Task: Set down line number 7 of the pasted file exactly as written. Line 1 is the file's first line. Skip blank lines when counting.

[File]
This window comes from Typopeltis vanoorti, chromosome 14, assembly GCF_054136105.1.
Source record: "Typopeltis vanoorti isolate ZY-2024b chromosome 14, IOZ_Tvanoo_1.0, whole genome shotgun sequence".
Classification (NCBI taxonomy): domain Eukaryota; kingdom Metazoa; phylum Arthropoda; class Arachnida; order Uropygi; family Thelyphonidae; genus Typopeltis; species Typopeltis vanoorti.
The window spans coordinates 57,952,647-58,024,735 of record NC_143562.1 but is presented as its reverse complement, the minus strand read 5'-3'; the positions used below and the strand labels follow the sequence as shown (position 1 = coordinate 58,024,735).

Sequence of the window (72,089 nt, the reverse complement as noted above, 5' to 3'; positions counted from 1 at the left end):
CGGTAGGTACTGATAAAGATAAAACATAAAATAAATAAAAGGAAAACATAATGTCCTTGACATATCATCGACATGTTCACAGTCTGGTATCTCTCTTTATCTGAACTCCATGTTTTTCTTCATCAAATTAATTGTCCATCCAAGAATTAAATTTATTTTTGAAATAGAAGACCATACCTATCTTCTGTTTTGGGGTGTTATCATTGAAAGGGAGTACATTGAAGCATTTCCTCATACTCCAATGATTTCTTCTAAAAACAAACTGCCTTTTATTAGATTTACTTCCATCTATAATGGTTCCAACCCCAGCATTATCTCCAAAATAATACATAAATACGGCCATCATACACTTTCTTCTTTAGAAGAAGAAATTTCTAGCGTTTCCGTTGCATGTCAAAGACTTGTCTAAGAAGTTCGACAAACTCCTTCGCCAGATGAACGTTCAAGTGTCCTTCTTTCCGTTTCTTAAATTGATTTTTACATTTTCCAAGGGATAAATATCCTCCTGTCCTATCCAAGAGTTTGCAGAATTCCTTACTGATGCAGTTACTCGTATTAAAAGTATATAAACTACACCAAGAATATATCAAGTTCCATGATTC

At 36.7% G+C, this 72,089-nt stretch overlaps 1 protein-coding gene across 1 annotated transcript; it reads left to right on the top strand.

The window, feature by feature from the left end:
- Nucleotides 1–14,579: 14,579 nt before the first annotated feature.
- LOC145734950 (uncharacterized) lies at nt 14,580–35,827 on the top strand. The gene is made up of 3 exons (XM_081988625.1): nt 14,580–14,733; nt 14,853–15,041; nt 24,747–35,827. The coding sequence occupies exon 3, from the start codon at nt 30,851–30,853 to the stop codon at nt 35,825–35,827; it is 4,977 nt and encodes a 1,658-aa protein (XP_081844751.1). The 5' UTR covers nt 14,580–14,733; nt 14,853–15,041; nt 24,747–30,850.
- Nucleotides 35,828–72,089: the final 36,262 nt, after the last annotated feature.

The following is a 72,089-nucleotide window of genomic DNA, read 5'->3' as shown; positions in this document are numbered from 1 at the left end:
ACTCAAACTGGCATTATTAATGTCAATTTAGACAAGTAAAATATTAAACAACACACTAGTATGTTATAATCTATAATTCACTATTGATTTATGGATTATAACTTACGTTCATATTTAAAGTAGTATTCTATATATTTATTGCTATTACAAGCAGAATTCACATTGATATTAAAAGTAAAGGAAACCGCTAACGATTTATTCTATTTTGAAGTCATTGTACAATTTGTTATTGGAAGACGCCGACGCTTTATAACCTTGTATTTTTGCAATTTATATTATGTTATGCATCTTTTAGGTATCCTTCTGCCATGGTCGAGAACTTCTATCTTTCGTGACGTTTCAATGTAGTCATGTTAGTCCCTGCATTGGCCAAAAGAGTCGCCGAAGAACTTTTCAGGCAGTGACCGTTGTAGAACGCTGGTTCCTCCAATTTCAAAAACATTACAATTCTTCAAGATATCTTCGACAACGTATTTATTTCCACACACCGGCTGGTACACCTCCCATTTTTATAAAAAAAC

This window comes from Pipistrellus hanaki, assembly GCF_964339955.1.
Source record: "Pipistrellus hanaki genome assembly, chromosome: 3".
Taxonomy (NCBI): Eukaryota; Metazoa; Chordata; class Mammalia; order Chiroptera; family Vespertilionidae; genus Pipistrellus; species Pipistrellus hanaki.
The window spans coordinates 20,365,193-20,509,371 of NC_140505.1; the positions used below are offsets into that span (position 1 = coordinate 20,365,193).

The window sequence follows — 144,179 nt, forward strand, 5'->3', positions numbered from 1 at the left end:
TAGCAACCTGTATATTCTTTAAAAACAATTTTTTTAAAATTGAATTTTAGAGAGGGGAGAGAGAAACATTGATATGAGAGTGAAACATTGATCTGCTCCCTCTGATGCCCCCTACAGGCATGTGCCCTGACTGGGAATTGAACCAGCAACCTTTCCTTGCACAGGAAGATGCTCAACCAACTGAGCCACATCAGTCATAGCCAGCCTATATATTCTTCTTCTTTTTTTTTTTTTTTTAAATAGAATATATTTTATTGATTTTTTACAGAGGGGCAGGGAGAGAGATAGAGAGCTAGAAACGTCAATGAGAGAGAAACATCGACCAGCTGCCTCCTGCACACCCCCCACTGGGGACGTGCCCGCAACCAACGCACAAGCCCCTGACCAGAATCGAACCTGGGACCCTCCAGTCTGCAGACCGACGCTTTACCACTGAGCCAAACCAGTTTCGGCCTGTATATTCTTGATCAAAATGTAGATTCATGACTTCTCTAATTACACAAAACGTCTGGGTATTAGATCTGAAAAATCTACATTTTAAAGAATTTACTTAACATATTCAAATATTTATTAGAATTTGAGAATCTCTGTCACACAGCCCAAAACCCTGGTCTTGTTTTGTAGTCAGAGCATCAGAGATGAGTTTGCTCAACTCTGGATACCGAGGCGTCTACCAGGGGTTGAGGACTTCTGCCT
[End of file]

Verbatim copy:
At 36.7% G+C, this 72,089-nt stretch overlaps 1 protein-coding gene across 1 annotated transcript; it reads left to right on the top strand.